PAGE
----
Workmen constructed a staircase from the street to my window. There have been three murders right outside my door in the past five years. Anyone could walk up those steps and enter my apartment. Workmen built a hut outside my window. They peered in at me and made nasty comments in Spanish. They were out there for months. My refrigerator, which worked just fine, my toilet, ditto, my stove, ditto, my cupboards, ditto, my windows, ditto, were all ripped out and replaced with "improvements." The new, improved cupboards are so poorly made they splinter into my fingertips. The new faucet trickles. The new windows open a fraction of the previous ones. For six months everything in my apartment was coated with the fine dust of ground bricks. It's been two years, and my apartment still smells toxic.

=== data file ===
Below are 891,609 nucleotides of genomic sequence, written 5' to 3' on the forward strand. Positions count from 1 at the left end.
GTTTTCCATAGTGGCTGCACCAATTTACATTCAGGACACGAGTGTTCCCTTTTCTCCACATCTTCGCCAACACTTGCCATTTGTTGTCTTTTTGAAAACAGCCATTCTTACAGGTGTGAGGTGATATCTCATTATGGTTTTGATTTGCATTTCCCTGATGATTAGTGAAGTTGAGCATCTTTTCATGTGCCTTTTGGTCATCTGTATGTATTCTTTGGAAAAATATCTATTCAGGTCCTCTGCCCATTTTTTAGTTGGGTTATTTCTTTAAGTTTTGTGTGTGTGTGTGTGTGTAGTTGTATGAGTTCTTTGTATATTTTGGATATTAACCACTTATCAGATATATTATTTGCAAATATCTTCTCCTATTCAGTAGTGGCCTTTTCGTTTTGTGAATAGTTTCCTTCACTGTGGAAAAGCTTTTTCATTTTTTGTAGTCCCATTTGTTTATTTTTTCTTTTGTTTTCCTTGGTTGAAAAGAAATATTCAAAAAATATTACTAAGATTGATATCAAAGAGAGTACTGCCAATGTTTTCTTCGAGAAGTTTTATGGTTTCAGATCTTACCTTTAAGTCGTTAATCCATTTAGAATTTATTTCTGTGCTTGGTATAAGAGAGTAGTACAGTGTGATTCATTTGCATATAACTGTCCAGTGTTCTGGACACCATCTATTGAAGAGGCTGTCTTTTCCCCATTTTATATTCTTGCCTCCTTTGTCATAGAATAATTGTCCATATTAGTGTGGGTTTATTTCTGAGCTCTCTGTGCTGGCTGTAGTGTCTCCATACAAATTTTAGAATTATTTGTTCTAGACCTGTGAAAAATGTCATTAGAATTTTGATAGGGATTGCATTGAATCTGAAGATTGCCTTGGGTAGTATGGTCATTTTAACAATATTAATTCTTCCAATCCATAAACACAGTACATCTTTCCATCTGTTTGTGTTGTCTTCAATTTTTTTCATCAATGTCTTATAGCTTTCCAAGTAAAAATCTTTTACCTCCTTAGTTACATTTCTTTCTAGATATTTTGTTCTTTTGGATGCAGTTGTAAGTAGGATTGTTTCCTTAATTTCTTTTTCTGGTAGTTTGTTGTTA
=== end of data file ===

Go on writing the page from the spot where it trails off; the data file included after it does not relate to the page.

And then. Two of my siblings had previously died young. I sat beside my brother Mike's hospital bed. Phil was killed.

I felt for my sister the degree, although not the kind, of passion you feel for someone with whom you are in love. My sister's diagnosis suggested she'd have eighteen months to live; she died a bit before the two year mark. Three different health care facilities. Times I'd walk out of the room sure I'd never see her alive again, but did. Begging God to take me not her. God, audibly, saying, "No."

Anyone who has taken care of a loved one knows. She was, unquestionably, the superior one. Prettier, smarter, etc-ier. And taller. Two inches taller than I.

The day I realized I was taller than she. I don't know how that happened. I don't know how her illness made her shorter. Just one more detail to cry about.

I was rubbing her feet when she died.